By J Hutcherson – WASHINGTON, DC (May 23, 2012) US Soccer Players — Now that Didier Drogba has made it clear he won’t be playing for Chelsea next season, our reigning Champions League title holders face the kind of scenario more familiar to North American pro sports teams. How do you replace the player that matters most?
Before coming up with a list of alternative candidates for that title still on Chelsea’s roster, remember what just happened. As much as we can credit Petr Cech’s performance in goal, the 2011-12 Champions League final might as well be renamed the Drogba final. That’s how fans and pundits alike will remember it.
Now Drogba is telling anyone willing to listen that yes, he really meant it when he said the recently concluded season would be his final one with Chelsea. More to the point, it’s expected to be his final one at that level. He isn’t expected to be moving laterally, adding his skill set to a club at or near the top of their major European leagues.
"I will have time to make my decisions," Drogba told Chelsea’s official site. "The most important thing for me was to stop all these rumours about playing or not for Chelsea next year. It’s good for everyone to know that this is the end of eight years of constant improvement, constant big moments."
So where does that leave Chelsea? This isn’t a wholesale clear out like we occasionally see when retirements and free agency combine in North American sports. Yet there are those similarities.
There’s still no coach at Chelsea, not officially anyway. Roberto Di Matteo wasn’t greeted at the tribune in Munich with the job he’s held on an interim basis. Even though it’s hard to believe that Di Matteo didn’t put himself in the running by taking the Champions League title, Chelsea is still expected to consider their options. Though European club soccer mixes titles with domestic and Champions Leagues, this is still the equivalent of a championship coach potentially not staying with a championship team. Di Matteo didn’t build this version of Chelsea. This isn’t a Phil Jackson with the Bulls moment, where Jackson exited with a championship along with most of the key components.
Chelsea isn’t seeing that kind of turnover, far from it. There are still enough players with valid contracts to form the basis for a highly competitive team. It’s just not the one. The player with the singular talent taking a trophy from a favorite… in their home stadium… in the biggest club game in Europe. All of that adds up to equal how hard it is to replace someone like Drogba. Barcelona and Real Madrid might make it look easy with their recent examples, but they’ve had their own misfires trying to restock their attack. Should we expect things to be different for Chelsea?
After all, when we’re talking about the elite striker capable of being the difference in a Champions League title run, the list isn’t very long. Sure, players can emerge. We’ve seen that over the course of a season. However, that’s a calculated risk rather than a plan. We don’t know when the Champions League group stage gets serious whether or not a player without that pedigree will respond well. Chelsea aren’t in the position to take that kind of risk.
What that means is spending, and spending in competition with other clubs looking for the exact same thing. Drogba is 34, well past the age where a professional soccer player’s skills are supposed to peak. Regardless of his personal decision to step away on his terms, Chelsea knew they were going to need the next elite striker. They bought Fernando Torres, an unnecessary reminder that Chelsea will spend. Britain’s record transfer has a full season with Chelsea, scoring seven times in 46 games. That’s hardly Drogba-esque, but Torres is also much more than a calculated risk. Torres’s career is in its prime while Drogba recognized he had completed what he was brought in to do.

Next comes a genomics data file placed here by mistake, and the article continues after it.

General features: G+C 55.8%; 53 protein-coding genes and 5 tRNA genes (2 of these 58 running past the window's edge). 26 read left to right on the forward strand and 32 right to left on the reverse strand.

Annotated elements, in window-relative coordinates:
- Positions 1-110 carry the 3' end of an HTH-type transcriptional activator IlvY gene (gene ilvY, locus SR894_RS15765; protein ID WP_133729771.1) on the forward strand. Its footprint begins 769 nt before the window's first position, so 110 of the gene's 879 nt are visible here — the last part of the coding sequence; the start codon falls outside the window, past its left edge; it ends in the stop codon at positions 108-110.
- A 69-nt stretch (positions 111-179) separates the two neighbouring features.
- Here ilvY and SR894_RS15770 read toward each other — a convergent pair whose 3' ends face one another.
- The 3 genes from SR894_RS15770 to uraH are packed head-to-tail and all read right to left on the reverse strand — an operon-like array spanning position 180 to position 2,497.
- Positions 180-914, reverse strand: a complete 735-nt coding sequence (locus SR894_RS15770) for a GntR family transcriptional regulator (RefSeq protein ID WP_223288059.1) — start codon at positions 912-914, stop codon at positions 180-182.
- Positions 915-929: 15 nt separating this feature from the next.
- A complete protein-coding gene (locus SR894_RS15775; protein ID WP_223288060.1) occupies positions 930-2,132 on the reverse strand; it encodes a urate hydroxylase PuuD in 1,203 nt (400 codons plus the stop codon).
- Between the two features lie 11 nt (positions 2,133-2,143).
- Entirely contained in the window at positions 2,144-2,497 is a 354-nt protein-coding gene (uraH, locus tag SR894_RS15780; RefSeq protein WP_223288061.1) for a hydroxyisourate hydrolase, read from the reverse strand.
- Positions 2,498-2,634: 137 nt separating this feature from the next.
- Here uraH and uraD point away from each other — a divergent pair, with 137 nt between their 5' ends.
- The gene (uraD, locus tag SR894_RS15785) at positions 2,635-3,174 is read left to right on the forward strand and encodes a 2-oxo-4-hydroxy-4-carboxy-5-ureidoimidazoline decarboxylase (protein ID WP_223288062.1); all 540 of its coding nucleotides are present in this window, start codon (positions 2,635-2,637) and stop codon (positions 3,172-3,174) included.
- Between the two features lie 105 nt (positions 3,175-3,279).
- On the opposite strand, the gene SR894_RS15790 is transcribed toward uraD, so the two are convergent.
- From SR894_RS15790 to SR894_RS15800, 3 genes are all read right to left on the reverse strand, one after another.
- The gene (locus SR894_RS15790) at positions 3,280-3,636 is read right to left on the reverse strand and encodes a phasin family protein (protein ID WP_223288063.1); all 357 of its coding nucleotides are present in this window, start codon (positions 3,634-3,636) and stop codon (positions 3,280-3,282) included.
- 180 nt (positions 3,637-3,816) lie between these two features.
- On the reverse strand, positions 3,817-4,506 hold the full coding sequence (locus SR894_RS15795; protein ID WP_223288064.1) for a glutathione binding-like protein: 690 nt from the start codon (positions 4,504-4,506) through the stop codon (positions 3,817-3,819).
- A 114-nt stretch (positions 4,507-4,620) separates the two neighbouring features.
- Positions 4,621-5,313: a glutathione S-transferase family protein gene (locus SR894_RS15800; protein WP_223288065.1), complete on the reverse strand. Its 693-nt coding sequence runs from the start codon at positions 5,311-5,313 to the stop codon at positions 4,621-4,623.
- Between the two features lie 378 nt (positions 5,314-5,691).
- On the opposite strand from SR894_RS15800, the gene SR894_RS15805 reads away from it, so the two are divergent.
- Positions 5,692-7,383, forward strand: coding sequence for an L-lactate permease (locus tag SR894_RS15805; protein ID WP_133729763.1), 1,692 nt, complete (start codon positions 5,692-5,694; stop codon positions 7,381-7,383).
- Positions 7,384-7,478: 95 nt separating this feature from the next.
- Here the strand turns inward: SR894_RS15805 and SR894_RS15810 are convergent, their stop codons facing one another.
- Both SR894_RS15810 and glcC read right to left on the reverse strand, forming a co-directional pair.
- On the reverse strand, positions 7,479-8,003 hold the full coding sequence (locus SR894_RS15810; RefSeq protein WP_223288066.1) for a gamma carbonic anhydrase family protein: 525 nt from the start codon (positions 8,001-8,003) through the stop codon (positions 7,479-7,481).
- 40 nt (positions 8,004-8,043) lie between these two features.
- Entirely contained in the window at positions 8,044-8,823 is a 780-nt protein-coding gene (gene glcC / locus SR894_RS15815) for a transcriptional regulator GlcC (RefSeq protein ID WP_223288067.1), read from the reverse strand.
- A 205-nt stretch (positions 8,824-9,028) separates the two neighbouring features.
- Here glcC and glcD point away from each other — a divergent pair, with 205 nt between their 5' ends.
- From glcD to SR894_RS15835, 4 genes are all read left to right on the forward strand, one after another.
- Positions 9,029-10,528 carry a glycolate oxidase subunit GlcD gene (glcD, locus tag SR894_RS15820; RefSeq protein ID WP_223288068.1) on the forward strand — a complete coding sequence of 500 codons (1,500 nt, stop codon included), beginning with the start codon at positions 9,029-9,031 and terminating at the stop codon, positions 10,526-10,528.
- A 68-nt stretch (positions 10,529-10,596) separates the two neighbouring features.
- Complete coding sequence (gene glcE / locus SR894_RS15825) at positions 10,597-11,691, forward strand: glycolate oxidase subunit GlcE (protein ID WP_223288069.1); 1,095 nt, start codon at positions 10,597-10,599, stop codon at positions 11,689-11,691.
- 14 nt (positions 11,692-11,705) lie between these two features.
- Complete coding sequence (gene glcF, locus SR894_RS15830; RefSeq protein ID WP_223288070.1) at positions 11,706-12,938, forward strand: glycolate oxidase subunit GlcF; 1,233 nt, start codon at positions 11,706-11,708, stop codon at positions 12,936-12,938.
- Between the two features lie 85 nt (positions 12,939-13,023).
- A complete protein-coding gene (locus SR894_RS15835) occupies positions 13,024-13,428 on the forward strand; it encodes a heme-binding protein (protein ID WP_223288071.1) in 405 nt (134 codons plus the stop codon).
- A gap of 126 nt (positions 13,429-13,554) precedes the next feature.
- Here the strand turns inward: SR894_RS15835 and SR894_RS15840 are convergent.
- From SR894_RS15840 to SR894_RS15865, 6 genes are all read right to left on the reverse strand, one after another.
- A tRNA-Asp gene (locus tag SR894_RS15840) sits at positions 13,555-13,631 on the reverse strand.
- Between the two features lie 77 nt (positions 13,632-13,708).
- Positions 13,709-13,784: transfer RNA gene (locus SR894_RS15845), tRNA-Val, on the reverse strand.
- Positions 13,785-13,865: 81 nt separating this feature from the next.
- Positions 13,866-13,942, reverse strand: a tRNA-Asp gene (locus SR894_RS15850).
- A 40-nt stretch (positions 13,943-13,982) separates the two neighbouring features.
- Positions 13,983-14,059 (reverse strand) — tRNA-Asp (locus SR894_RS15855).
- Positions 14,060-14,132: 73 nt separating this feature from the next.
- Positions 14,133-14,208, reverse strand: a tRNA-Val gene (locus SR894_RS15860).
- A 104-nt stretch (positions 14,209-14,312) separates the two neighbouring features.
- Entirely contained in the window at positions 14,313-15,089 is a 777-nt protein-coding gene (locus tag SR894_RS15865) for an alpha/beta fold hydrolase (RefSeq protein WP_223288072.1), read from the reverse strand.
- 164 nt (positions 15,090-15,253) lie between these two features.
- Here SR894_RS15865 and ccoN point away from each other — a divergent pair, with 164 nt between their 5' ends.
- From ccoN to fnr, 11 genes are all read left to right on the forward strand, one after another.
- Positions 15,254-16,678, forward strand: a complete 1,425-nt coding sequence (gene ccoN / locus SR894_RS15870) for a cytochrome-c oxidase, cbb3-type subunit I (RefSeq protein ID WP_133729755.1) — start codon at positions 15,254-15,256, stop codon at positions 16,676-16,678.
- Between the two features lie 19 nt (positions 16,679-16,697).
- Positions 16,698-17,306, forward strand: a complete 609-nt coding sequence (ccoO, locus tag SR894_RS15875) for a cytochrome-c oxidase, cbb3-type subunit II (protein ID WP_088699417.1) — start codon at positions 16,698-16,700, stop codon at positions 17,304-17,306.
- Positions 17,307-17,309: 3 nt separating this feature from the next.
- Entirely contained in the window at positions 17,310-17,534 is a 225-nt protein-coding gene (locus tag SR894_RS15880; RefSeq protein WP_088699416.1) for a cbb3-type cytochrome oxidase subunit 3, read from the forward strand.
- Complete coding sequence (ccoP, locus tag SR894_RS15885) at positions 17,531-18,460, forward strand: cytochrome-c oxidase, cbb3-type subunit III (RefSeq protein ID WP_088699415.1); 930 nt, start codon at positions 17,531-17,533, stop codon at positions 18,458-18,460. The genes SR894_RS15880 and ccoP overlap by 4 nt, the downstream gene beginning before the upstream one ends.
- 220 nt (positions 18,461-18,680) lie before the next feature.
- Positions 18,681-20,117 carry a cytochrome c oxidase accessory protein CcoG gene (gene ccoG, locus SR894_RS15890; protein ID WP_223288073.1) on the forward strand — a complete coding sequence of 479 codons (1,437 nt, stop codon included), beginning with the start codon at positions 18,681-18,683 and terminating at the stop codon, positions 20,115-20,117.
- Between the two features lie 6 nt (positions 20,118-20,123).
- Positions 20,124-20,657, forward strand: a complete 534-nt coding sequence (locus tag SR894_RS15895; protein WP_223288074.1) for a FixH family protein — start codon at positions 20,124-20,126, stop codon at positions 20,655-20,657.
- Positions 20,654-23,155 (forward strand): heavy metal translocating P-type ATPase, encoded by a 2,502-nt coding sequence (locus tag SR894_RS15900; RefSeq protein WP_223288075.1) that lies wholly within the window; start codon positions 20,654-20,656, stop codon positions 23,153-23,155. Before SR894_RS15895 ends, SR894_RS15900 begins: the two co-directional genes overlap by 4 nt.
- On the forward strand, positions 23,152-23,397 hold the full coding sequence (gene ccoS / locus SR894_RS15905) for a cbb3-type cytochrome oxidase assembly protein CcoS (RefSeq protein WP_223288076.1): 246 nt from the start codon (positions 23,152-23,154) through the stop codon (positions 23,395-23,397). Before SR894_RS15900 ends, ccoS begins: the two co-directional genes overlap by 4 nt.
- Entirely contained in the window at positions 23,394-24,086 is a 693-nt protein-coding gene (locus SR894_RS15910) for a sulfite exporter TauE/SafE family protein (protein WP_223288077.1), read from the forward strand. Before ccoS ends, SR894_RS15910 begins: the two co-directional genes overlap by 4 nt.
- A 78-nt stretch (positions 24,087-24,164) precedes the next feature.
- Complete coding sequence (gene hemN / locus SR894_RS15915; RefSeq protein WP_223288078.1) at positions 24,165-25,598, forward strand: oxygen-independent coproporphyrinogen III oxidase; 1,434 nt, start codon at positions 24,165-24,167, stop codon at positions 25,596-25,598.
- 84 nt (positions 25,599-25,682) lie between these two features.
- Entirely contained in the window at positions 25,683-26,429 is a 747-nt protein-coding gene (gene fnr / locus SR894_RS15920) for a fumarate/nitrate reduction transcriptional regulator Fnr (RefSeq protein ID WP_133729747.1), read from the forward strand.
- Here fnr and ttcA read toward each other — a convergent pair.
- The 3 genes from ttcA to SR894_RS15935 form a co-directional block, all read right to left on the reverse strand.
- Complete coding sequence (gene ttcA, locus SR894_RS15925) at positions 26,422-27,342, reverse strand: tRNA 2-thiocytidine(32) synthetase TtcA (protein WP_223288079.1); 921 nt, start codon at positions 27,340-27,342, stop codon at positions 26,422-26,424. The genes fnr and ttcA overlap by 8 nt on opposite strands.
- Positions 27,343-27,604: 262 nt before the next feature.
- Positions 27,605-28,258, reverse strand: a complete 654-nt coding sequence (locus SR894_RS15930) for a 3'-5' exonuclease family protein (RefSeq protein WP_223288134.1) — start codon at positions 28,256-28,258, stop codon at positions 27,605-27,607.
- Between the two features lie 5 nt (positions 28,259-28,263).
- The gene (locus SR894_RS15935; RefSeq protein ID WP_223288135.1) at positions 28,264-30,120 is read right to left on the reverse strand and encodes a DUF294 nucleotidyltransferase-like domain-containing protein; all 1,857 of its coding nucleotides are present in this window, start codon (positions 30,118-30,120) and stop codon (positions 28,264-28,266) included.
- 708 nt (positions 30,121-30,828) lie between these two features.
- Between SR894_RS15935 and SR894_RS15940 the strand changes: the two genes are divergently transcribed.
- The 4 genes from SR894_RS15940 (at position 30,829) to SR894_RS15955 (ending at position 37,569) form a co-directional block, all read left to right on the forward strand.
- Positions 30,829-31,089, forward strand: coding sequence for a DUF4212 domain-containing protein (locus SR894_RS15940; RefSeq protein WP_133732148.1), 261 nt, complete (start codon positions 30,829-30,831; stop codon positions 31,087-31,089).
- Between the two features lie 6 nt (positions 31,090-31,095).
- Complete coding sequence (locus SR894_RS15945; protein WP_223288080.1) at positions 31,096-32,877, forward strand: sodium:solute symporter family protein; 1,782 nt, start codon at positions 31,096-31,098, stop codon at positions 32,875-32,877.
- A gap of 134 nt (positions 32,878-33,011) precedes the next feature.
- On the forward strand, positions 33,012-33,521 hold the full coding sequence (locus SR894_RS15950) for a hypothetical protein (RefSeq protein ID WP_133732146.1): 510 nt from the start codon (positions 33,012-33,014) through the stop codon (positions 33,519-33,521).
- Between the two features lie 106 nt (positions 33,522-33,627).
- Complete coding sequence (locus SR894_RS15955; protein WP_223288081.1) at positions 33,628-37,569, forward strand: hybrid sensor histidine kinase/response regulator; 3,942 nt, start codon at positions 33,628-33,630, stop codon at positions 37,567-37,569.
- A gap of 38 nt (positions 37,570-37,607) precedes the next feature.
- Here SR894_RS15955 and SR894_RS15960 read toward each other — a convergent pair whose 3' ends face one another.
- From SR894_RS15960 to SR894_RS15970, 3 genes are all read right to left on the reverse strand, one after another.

"My decision is not based on what the club offered me or not," Drogba said when explaining that Chelsea wanted to keep him. "My decision is not based on money, because to stay here wasn’t a question of money. I have always been happy with what I had here. My family was happy, it was not about the money. It’s just I think it is time. After eight years trying to achieve the best thing, when you are looking for something like the Champions League for years and years and you finally get it, what’s next?"
At 28, Fernando Torres is a World Cup and Champions League winner, but he doesn’t have a Premier League title. He’s at that age where everything peaks for a professional soccer player. He’s also seen what Drogba did as a 34-year-old striker. Torres is the type of player that’s expected to be the difference at club level, but has yet to really be the push that carries a club forward. It’s a challenge, something to accomplish even as Torres publicly asks about his role with the club.
For Chelsea, it’s part of the answer. Yet the absence of Drogba looms ever larger. Torres as a piece has unquestioned value, but the Champions League title took both Torres and Drogba. It also took playing against a better style of soccer shown by Barcelona and then Bayern. They were the classic counterpuncher, to borrow a term from boxing.
Skill and titles don’t necessarily go hand-in-hand, but there are limits to playing against the possession game of skilled teams. No one is going to argue Chelsea were the most skilled team in Europe in 2011-12. That becomes the next step for a title-holder with something to prove.
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